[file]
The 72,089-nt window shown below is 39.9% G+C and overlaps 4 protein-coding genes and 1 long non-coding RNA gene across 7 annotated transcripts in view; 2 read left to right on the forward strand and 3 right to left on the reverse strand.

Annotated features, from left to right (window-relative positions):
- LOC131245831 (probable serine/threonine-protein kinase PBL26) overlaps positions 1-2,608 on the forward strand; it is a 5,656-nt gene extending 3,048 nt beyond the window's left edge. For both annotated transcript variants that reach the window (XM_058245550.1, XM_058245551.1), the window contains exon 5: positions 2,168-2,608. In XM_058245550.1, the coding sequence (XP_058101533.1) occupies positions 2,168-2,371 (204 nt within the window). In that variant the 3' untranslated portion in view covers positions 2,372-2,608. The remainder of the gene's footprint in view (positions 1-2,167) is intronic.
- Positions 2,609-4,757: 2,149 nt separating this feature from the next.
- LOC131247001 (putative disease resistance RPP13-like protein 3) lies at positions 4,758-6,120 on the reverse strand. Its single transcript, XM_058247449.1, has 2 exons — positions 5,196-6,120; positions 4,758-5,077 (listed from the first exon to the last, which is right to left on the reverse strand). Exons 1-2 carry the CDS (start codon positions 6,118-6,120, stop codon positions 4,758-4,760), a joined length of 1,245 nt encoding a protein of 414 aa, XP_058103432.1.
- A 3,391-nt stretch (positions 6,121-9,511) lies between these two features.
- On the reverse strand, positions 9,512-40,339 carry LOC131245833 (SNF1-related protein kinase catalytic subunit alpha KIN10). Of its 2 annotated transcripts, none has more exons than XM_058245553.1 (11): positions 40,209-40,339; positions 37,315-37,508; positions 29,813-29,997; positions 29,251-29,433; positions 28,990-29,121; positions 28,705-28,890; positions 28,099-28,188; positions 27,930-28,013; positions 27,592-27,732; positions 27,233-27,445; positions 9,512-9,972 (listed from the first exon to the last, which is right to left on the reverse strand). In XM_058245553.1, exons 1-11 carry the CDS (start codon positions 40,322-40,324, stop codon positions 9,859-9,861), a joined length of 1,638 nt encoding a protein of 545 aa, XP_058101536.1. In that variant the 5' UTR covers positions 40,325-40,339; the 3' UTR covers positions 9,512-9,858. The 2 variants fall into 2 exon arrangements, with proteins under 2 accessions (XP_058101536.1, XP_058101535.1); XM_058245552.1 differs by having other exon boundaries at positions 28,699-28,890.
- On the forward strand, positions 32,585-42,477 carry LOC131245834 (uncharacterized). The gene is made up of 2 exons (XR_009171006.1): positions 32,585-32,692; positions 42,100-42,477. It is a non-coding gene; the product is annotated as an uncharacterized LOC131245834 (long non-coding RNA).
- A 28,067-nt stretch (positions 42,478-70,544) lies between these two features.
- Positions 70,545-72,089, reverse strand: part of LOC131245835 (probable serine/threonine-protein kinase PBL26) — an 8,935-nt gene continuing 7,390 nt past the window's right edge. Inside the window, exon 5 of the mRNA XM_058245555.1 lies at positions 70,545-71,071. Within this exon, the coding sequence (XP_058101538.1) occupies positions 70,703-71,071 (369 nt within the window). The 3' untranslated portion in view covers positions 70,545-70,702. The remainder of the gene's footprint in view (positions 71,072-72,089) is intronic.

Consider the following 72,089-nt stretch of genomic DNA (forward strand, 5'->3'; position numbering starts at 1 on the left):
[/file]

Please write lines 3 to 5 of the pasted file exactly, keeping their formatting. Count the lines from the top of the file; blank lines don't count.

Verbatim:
- LOC131245831 (probable serine/threonine-protein kinase PBL26) overlaps positions 1-2,608 on the forward strand; it is a 5,656-nt gene extending 3,048 nt beyond the window's left edge. For both annotated transcript variants that reach the window (XM_058245550.1, XM_058245551.1), the window contains exon 5: positions 2,168-2,608. In XM_058245550.1, the coding sequence (XP_058101533.1) occupies positions 2,168-2,371 (204 nt within the window). In that variant the 3' untranslated portion in view covers positions 2,372-2,608. The remainder of the gene's footprint in view (positions 1-2,167) is intronic.
- Positions 2,609-4,757: 2,149 nt separating this feature from the next.
- LOC131247001 (putative disease resistance RPP13-like protein 3) lies at positions 4,758-6,120 on the reverse strand. Its single transcript, XM_058247449.1, has 2 exons — positions 5,196-6,120; positions 4,758-5,077 (listed from the first exon to the last, which is right to left on the reverse strand). Exons 1-2 carry the CDS (start codon positions 6,118-6,120, stop codon positions 4,758-4,760), a joined length of 1,245 nt encoding a protein of 414 aa, XP_058103432.1.